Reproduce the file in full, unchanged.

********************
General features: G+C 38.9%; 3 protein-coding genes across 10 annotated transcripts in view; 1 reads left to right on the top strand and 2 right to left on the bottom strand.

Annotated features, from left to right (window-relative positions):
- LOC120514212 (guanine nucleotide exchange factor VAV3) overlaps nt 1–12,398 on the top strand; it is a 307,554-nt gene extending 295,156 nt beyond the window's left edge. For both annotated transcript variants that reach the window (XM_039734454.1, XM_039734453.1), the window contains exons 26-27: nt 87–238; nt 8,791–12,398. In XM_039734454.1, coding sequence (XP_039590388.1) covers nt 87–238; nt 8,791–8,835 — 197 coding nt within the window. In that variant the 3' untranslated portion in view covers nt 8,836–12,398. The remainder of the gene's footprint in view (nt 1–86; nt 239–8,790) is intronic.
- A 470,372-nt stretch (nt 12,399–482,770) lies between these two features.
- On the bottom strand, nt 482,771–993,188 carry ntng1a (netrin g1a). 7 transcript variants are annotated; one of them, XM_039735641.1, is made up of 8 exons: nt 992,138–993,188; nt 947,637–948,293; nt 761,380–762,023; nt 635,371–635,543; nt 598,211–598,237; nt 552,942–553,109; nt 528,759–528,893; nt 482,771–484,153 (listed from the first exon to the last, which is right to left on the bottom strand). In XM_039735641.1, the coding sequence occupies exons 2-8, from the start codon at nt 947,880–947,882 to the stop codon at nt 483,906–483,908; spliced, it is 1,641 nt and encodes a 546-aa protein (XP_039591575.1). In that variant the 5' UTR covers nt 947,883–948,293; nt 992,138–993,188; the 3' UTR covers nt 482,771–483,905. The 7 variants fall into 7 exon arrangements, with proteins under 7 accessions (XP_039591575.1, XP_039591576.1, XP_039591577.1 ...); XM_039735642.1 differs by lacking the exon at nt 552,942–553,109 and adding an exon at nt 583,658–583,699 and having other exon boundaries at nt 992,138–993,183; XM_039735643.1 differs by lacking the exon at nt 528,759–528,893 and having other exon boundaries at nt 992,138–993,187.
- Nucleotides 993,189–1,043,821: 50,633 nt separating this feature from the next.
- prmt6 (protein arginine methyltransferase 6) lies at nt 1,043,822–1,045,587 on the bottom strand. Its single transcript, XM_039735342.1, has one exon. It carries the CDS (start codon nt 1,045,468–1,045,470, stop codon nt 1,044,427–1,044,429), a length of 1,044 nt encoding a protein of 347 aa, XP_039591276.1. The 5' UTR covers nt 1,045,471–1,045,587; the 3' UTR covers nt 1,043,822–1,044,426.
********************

General features: G+C 38.9%; 3 protein-coding genes across 10 annotated transcripts in view; 1 reads left to right on the top strand and 2 right to left on the bottom strand.

Annotated features, from left to right (window-relative positions):
- LOC120514212 (guanine nucleotide exchange factor VAV3) overlaps nt 1–12,398 on the top strand; it is a 307,554-nt gene extending 295,156 nt beyond the window's left edge. For both annotated transcript variants that reach the window (XM_039734454.1, XM_039734453.1), the window contains exons 26-27: nt 87–238; nt 8,791–12,398. In XM_039734454.1, coding sequence (XP_039590388.1) covers nt 87–238; nt 8,791–8,835 — 197 coding nt within the window. In that variant the 3' untranslated portion in view covers nt 8,836–12,398. The remainder of the gene's footprint in view (nt 1–86; nt 239–8,790) is intronic.
- A 470,372-nt stretch (nt 12,399–482,770) lies between these two features.
- On the bottom strand, nt 482,771–993,188 carry ntng1a (netrin g1a). 7 transcript variants are annotated; one of them, XM_039735641.1, is made up of 8 exons: nt 992,138–993,188; nt 947,637–948,293; nt 761,380–762,023; nt 635,371–635,543; nt 598,211–598,237; nt 552,942–553,109; nt 528,759–528,893; nt 482,771–484,153 (listed from the first exon to the last, which is right to left on the bottom strand). In XM_039735641.1, the coding sequence occupies exons 2-8, from the start codon at nt 947,880–947,882 to the stop codon at nt 483,906–483,908; spliced, it is 1,641 nt and encodes a 546-aa protein (XP_039591575.1). In that variant the 5' UTR covers nt 947,883–948,293; nt 992,138–993,188; the 3' UTR covers nt 482,771–483,905. The 7 variants fall into 7 exon arrangements, with proteins under 7 accessions (XP_039591575.1, XP_039591576.1, XP_039591577.1 ...); XM_039735642.1 differs by lacking the exon at nt 552,942–553,109 and adding an exon at nt 583,658–583,699 and having other exon boundaries at nt 992,138–993,183; XM_039735643.1 differs by lacking the exon at nt 528,759–528,893 and having other exon boundaries at nt 992,138–993,187.
- Nucleotides 993,189–1,043,821: 50,633 nt separating this feature from the next.
- prmt6 (protein arginine methyltransferase 6) lies at nt 1,043,822–1,045,587 on the bottom strand. Its single transcript, XM_039735342.1, has one exon. It carries the CDS (start codon nt 1,045,468–1,045,470, stop codon nt 1,044,427–1,044,429), a length of 1,044 nt encoding a protein of 347 aa, XP_039591276.1. The 5' UTR covers nt 1,045,471–1,045,587; the 3' UTR covers nt 1,043,822–1,044,426.